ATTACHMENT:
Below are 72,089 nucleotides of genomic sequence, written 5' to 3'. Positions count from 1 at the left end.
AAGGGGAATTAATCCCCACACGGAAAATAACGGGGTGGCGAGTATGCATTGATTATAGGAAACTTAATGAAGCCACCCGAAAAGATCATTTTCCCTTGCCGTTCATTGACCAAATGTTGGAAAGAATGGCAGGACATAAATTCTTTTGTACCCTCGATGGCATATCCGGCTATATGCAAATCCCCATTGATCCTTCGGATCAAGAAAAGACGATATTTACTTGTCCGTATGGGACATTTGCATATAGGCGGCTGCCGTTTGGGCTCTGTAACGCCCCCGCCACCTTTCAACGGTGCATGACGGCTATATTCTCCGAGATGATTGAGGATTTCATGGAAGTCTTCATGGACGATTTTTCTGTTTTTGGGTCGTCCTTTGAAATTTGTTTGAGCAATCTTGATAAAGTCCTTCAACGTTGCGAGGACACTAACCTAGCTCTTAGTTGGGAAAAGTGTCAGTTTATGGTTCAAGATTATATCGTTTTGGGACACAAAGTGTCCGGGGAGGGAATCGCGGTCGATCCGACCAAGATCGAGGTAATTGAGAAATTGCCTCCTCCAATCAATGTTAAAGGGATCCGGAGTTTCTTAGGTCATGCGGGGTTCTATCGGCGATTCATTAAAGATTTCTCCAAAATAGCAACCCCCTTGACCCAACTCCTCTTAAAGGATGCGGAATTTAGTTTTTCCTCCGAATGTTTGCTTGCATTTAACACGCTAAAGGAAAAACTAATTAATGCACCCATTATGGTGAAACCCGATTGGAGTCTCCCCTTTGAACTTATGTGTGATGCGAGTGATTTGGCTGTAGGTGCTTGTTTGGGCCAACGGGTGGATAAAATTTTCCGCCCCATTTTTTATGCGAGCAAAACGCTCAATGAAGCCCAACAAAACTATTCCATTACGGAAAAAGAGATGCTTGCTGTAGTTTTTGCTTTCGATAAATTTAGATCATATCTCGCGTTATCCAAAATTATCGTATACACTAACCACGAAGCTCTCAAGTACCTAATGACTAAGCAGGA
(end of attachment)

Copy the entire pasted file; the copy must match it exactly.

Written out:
Below are 72,089 nucleotides of genomic sequence, written 5' to 3'. Positions count from 1 at the left end.
AAGGGGAATTAATCCCCACACGGAAAATAACGGGGTGGCGAGTATGCATTGATTATAGGAAACTTAATGAAGCCACCCGAAAAGATCATTTTCCCTTGCCGTTCATTGACCAAATGTTGGAAAGAATGGCAGGACATAAATTCTTTTGTACCCTCGATGGCATATCCGGCTATATGCAAATCCCCATTGATCCTTCGGATCAAGAAAAGACGATATTTACTTGTCCGTATGGGACATTTGCATATAGGCGGCTGCCGTTTGGGCTCTGTAACGCCCCCGCCACCTTTCAACGGTGCATGACGGCTATATTCTCCGAGATGATTGAGGATTTCATGGAAGTCTTCATGGACGATTTTTCTGTTTTTGGGTCGTCCTTTGAAATTTGTTTGAGCAATCTTGATAAAGTCCTTCAACGTTGCGAGGACACTAACCTAGCTCTTAGTTGGGAAAAGTGTCAGTTTATGGTTCAAGATTATATCGTTTTGGGACACAAAGTGTCCGGGGAGGGAATCGCGGTCGATCCGACCAAGATCGAGGTAATTGAGAAATTGCCTCCTCCAATCAATGTTAAAGGGATCCGGAGTTTCTTAGGTCATGCGGGGTTCTATCGGCGATTCATTAAAGATTTCTCCAAAATAGCAACCCCCTTGACCCAACTCCTCTTAAAGGATGCGGAATTTAGTTTTTCCTCCGAATGTTTGCTTGCATTTAACACGCTAAAGGAAAAACTAATTAATGCACCCATTATGGTGAAACCCGATTGGAGTCTCCCCTTTGAACTTATGTGTGATGCGAGTGATTTGGCTGTAGGTGCTTGTTTGGGCCAACGGGTGGATAAAATTTTCCGCCCCATTTTTTATGCGAGCAAAACGCTCAATGAAGCCCAACAAAACTATTCCATTACGGAAAAAGAGATGCTTGCTGTAGTTTTTGCTTTCGATAAATTTAGATCATATCTCGCGTTATCCAAAATTATCGTATACACTAACCACGAAGCTCTCAAGTACCTAATGACTAAGCAGGA